I can only attribute the “fact checking” remark to my proclamation that the wonderful new product was about to be unleashed upon the world. In her complaint, she squaked about it already having its first bottles hit a handful of stores, a couple of months ago, in one U.S. state. Uh, yeah...
Lesson #3: A blog is global.
Considering that Sipsters are as far flung as Singapore, Turkey and South Africa, I am not sure that the rest of the world finds it terribly convenient – or of great interest – to know that something is available in one area of one state on the other side of the world. (Pssst… this is why I use links. Interested parties can look up any details they wish. They even know how to order online. Technology rocks.)
This particular publicist also chastised me for (gasp!) using a photo I took myself. I did not get a photo with the pitch. And, even if I did, I may have chosen not to use it. I usually prefer professional photos over my own, but I also don’t have time to wait for one. I get pitched new products several times per day. I don’t have the manpower, enough memo pads or memory cells to keep an eye out for a photo of a liquor that may come in a couple of weeks. Grab the great review and run. I may not get back around to your clients for a while.
Lession #4: The blogger has the final say.
Think of a blog as a publication. Now, realize that the blogger is the Senior Editor, Publisher and Art Director, rolled into one.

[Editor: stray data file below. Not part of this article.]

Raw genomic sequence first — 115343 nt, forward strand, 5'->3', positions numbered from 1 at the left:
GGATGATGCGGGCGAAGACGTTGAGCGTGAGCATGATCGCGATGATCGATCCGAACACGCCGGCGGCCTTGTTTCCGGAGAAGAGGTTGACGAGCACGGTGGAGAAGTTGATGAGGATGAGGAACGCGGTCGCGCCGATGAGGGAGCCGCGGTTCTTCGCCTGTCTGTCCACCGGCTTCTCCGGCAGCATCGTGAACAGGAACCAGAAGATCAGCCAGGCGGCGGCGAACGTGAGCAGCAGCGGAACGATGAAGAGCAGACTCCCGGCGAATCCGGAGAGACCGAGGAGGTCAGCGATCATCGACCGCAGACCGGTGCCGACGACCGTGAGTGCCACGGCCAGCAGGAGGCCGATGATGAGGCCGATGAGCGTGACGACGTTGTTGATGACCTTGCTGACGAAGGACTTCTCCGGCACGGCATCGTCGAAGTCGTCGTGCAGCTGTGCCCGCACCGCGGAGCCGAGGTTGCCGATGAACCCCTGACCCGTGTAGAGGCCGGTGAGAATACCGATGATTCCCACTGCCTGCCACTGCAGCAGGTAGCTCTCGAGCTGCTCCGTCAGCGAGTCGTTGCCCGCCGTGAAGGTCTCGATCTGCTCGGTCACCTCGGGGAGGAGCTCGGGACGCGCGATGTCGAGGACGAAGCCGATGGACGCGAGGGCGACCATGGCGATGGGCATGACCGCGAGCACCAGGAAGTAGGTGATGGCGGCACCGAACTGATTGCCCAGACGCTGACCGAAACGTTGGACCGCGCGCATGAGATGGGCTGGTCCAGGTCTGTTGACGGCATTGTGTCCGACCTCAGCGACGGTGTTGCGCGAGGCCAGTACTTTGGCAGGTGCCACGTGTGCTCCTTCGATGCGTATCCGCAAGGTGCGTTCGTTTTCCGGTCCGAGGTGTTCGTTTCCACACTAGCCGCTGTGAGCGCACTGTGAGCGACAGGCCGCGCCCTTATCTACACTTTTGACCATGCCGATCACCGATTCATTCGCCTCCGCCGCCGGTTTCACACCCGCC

The clincher in the offensive email was this person’s feeling that she was doing me a favor, rather than realizing that it is, in fact, the other way around. This condescending line stuck like a bone in my throat:
Umm... considering my bylines appear in national and regional print and online publications, most actually consider me a journalist, thank you very much. It would be appropriate to “treat me” as such. I was also a bit insulted – on behalf of myself and other bloggers – at the implication that bloggers are somehow lowlier than journalists, and not to be taken as seriously. Ironically, most bloggers I know are far more informed about a specific topic than the majority “staff writers.” And, believe me when I tell you that many of those “serious journalists” rip-off content from our blogs, on a regular basis, because we have become the experts in our niches.
Lesson #5: Understand the difference between a blog post and a magazine article.
Being a professional writer includes having the skill to change writing style, tone - and even the rules - when writing for any particular outlet. My blog "voice" is completely different from my magazine articles. I use the “first person,” spout my opinions and am influenced by my own biases. Its a free-form arena. I write exactly the way I want to, when I want to, about what I want to. If you like my style, pitch me your clients. If you don’t, there are a whole slew of other cocktail bloggers out there. Have at ‘em. Or, better yet, forget the Internet and stick with print.